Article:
Biological Control

                                    No biological control is available. However, colonization of maize plants with the endophytic bacterium Pantoea ananatis was associated with reduced symptoms after Xvv inoculation (Ortiz-Castro, 2019).

                                    Chemical Control

                                    Currently, there are no effective bactericides recommended for control of bacterial leaf streak or gummosis.

                                    Host-Plant Resistance

                                    Xvv infects a wide range of maize varieties, including field (dent) maize, sweetcorn, seed maize and popcorn, and there are no major (qualitative) resistance genes known. Some corn varieties appear to have partial resistance, and research is underway to identify the genetic basis of this resistance toward breeding resistant varieties. Five genomic regions associated with partial resistance have been mapped (Qiu et al., 2020).

                                    Monitoring and Surveillance

                                    University and government researchers have been actively scouting for bacterial leaf streak of maize in the USA, and communicating with growers to recognize and report the disease.

                                    IPM

                                    Weed management may play a role in disease mitigation, as it prevents host weeds from harbouring the bacteria when maize is not grown in the field.

                                    Gaps in Knowledge/Research Needs

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                                    Although major early strides have been made toward understanding and managing Xvv since 2016, there remains much work to be done. Epidemiological and ecological studies are needed to understand the local and international mechanisms for disease spread in order to prevent further global expansion. Applied agricultural studies will be important to evaluate methods of cultural, chemical, and biological controls. Molecular and genetic work is necessary to understand whether the epidemic was enabled by specific mutations in the bacteria. Finally, the work of plant geneticists and breeders toward genetic resistance may be the best hope of controlling this disease.

                                    References

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                                    Arias S, Block CC, Mayfield DA, Broders KD, Jackson-Ziems TA, Munkvold GP, 2018. Potential for seed transmission of Xanthomonas vasicola pv. vasculorum on maize collected from fields in the United States. Phytopathology, 108(10), 3340.

                                    Arias S, Block CC, Mayfield DA, Munkvold GP, 2019. Effects of seed storage conditions and chemical disinfestation treatments on the survival of Xanthomonas vasicola pv. vasculorum on maize seed. In: Plant Health 2019 . Cleveland, Ohio, USA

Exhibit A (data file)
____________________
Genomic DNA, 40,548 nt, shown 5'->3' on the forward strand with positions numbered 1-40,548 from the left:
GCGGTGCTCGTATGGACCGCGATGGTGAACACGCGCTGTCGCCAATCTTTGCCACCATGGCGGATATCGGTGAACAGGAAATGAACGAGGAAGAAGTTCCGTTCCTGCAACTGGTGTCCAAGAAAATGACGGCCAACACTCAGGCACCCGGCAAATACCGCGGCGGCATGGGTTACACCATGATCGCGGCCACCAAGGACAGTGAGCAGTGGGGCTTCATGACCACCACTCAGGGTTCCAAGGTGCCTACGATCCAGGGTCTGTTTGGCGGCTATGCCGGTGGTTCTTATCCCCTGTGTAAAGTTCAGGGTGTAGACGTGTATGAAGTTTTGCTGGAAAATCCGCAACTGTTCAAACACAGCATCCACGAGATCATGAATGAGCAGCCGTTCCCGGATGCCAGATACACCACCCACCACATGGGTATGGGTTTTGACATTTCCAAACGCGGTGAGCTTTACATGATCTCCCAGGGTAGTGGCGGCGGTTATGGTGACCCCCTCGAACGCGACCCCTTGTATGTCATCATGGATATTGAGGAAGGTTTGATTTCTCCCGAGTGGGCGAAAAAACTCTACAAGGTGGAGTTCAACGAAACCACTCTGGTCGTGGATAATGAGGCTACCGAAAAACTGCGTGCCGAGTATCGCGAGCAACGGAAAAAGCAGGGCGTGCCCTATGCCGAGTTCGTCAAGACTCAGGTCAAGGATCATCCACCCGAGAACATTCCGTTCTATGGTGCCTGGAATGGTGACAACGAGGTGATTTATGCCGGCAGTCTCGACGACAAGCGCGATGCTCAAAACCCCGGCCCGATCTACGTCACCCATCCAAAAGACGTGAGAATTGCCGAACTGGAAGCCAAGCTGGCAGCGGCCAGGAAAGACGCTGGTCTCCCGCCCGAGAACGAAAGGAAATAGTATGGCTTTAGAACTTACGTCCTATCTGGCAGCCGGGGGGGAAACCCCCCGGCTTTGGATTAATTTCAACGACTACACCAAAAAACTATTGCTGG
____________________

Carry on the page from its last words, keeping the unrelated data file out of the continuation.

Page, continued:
Broders K, 2017. Status of bacterial leaf streak of corn in the United States. In: Proceedings of the Integrated Crop Management Conference . https://doi.org/10.31274/icm-180809-247

                                    Byamukama, E, 2019. Bacterial Leaf Streak of Corn: A New Corn Disease in South Dakota. In: South Dakota state University Extension Bulletin,https://extension.sdstate.edu/bacterial-leaf-streak-corn-new-corn-disease-south-dakota

                                    Coutinho, T. A., Westhuizen, L. van der, Roux, J., McFarlane, S. A., Venter, S. N., 2015. Significant host jump of Xanthomonas vasicola from sugarcane to a Eucalyptus grandis clone in South Africa. Plant Pathology, 64(3), 576-581. doi: 10.1111/ppa.12298

                                    Damicone, J., Cevallos, F., Olson, J., 2018. First report of bacterial leaf streak of corn caused by Xanthomonas vasicola pv. vasculorum in Oklahoma. Plant Disease, 102(2), 437. doi: 10.1094/PDIS-04-17-0523-PDN

                                    Dyer, R. A. , 1949. Botanical surveys and control of plant diseases. Farming in South Africa, 24(275), 119-121 pp.

                                    Groves, CL, Lueloff, S, Hudelson, B, Kasiborski, B, Stulberg, MJ, Bates, R, Chaky, J, Mueller, B, Smith, DL, 2020. First Report of Bacterial Leaf Streak of Corn Caused by Xanthomonas vasicola pv. vasculorum in Wisconsin. Plant Disease, https://doi.org/10.1094/PDIS-04-20-0700-PDN

                                    Harrison, J., Studholme, D. J., 2014. Draft genome sequence of Xanthomonas axonopodis pathovar vasculorum NCPPB 900. FEMS Microbiology Letters, 360(2), 113-116. doi: 10.1111/1574-6968.12607

                                    Hartman TM, 2018. Investigation of Alternative Hosts and Agronomic Factors Affecting Xanthomonas vasicola pv. vasculorum, Causal Agent of Bacterial Leaf Streak of Corn. MSc Thesis. Nebraska, USA: University of Nebraska. https://digitalcommons.unl.edu/agronhortdiss/152/